The Washington Post
Not so long ago, Republicans figured that theyâ€™d pick up a half-dozen seats in the Senate. A slew of Democrats in states that President Donald Trump won (handily, in some cases) - North Dakota, Indiana, Montana, Ohio, Pennsylvania, Missouri and West Virginia - would be on the ballot. Now, 18 months into the Trump administration, Republicans are fighting to keep their majority. Tuesdayâ€™s results and recent polling confirm how competitive will be the contest for the Senateâ€™s majority.
Jennifer Duffy of the Cook Political Report writes about the Senate race in Arizona between Reps. Kyrsten Sinema, D-Ariz., and Martha McSally, R-Ariz.:
â€śOf the most competitive Senate races this cycle, McSally and Sinema seem the most evenly matched. Both nominees serve in the House, both represent competitive districts, and both are strong fundraisers. Sinema was first elected in 2012 to represent the 9th congressional district, which encompasses the central and eastern suburbs of Phoenix, Tempe and western Mesa. It has a Partisan Voting Index of D+4, which means that it votes four points more Democratic than the country as a whole. . . . This should be one of the closest races of the cycle. It is in the Toss Up column.â€ť
Florida should be equally close, as Duffy predicts incumbent Sen. Bill Nelson, D-Fla., will face the biggest threat of his political life:
â€śIn November, Nelson will face Republican Gov. Rick Scott, who is termed out of office at the end of this year. Scott is already well known to voters after seven years at the helm of the state. While he is a strong fundraiser, he has also demonstrated a willingness [to spend] his personal wealth; Scott spent in excess of $100 million between his two gubernatorial races. . . . Democrats will work to tie Scott to President Trump, who is not especially popular in the state. They will also attempt to tag him with responsibility for every problem that ails the state. Every indicator points to a race that will go down to the wire. The contest is in the Toss Up column.â€ť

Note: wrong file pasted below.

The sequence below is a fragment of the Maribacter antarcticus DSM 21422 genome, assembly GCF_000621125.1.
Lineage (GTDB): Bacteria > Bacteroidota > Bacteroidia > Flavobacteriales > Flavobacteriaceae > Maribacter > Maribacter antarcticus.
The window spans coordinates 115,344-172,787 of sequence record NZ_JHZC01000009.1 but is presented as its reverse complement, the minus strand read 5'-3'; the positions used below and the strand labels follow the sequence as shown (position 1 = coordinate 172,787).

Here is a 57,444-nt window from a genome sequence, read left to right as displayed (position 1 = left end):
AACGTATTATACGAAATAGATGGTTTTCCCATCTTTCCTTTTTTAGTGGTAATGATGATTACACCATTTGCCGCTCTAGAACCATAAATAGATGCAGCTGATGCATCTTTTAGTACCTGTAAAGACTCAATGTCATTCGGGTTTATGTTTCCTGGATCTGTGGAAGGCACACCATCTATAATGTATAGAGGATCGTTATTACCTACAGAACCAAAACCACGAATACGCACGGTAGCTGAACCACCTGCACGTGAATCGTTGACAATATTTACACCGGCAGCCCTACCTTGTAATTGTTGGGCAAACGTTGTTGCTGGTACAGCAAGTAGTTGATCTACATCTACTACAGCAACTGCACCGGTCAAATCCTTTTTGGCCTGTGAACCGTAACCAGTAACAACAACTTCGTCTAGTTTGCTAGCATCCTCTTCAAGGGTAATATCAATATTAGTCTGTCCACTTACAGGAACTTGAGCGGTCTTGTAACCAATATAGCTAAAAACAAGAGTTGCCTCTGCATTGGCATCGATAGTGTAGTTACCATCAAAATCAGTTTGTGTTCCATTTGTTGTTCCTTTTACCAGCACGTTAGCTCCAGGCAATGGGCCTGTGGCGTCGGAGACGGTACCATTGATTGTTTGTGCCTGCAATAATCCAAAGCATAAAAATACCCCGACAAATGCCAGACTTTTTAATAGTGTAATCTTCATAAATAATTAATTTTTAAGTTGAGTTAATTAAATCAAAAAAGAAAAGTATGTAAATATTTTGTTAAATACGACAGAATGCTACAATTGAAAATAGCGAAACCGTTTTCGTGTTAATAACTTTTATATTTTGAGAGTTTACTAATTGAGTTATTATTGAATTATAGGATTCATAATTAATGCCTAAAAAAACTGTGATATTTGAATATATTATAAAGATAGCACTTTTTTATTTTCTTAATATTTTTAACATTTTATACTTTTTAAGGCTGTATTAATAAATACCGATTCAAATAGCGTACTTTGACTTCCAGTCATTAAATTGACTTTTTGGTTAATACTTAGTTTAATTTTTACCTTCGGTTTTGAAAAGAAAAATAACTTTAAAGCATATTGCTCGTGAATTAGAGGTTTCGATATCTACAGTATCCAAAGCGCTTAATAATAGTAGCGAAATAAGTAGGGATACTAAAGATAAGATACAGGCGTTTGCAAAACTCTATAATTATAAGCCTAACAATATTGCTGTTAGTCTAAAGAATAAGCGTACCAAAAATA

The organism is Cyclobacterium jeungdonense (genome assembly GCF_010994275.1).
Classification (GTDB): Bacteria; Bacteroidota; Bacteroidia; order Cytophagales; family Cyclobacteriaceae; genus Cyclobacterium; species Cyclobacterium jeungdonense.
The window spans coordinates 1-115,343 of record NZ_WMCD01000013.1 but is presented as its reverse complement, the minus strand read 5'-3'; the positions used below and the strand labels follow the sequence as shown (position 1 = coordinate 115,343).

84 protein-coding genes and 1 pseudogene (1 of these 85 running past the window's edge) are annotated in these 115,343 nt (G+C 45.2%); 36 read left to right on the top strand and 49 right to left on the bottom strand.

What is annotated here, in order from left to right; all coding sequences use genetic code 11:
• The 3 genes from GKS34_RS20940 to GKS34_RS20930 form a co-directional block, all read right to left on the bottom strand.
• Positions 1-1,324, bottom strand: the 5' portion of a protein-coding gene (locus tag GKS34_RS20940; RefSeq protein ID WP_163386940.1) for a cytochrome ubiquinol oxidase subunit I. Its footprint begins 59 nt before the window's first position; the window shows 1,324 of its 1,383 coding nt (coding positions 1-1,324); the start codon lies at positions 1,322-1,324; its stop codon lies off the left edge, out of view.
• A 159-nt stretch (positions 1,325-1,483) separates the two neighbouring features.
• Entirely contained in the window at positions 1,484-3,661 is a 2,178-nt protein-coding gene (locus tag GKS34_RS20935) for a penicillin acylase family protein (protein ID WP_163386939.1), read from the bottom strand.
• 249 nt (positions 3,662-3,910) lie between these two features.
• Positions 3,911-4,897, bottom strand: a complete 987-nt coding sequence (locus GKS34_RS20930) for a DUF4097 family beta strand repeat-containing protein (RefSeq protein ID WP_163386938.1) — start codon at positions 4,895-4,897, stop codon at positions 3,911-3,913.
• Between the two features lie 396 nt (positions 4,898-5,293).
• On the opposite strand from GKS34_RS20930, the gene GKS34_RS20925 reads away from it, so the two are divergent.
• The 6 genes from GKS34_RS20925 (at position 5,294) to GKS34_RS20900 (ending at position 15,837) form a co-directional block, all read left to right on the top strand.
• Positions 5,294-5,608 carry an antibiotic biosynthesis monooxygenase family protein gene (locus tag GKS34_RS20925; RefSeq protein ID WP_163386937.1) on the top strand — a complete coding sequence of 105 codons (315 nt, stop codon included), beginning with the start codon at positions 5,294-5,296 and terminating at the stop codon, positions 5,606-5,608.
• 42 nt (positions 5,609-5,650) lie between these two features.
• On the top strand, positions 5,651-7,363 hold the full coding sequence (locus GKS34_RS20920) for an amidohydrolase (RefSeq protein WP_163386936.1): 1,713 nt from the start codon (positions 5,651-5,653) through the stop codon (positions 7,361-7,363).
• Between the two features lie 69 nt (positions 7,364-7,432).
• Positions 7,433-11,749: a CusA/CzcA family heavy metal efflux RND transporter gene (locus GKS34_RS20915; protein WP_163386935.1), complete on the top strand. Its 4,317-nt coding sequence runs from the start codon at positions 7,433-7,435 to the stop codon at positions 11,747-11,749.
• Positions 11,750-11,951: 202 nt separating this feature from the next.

Moreover, Nelsonâ€™s subdued personality and lackluster fundraising worry Democratic insiders. In many ways, Nelson is a throwback to an earlier time of policy-oriented, behind-the-scenes legislators. In the era of Trump, where big personalities and free-media dominance dominate, Nelson might be the most vulnerable Senate Democrat on the ballot.
If Democrats lose in Florida, they will have to run the table in Arizona, Nevada and one other state (former Democratic Tennessee governor Phil Bredesen might be their best challenger; in Texas, Democrats have fond hopes for a stunning upset by Beto Oâ€™Rourke) to win the Senate majority without losing another incumbentâ€™s seat. In a big â€śblue waveâ€ť election - with dynamic Democratic gubernatorial candidates at the top of the ticket in some key states - there is a narrow path to a Democratic majority. Itâ€™s easy to forget, however, that this was supposed to be a huge opportunity for Republicans to build up their Senate majority.
Itâ€™s indicative of the fortunes of the Republican Party under Trump. His base is deep but narrow, a problem in Senate races where gerrymandering wonâ€™t save far-right candidates. Trump has been able to tip the scales toward his acolytes in primaries, as he did in Florida. However, that might prove to be a burden rather than a benefit in the general election. If Republicans end up losing a slew of what had been winnable contests, it should send a tremor through the GOP. The Trump Republican Party may have a short shelf life, thanks to its determination to play to the lowest common denominator and a sliver of the electorate.
Jennifer Rubin writes reported opinion from a center-right perspective for The Washington Post.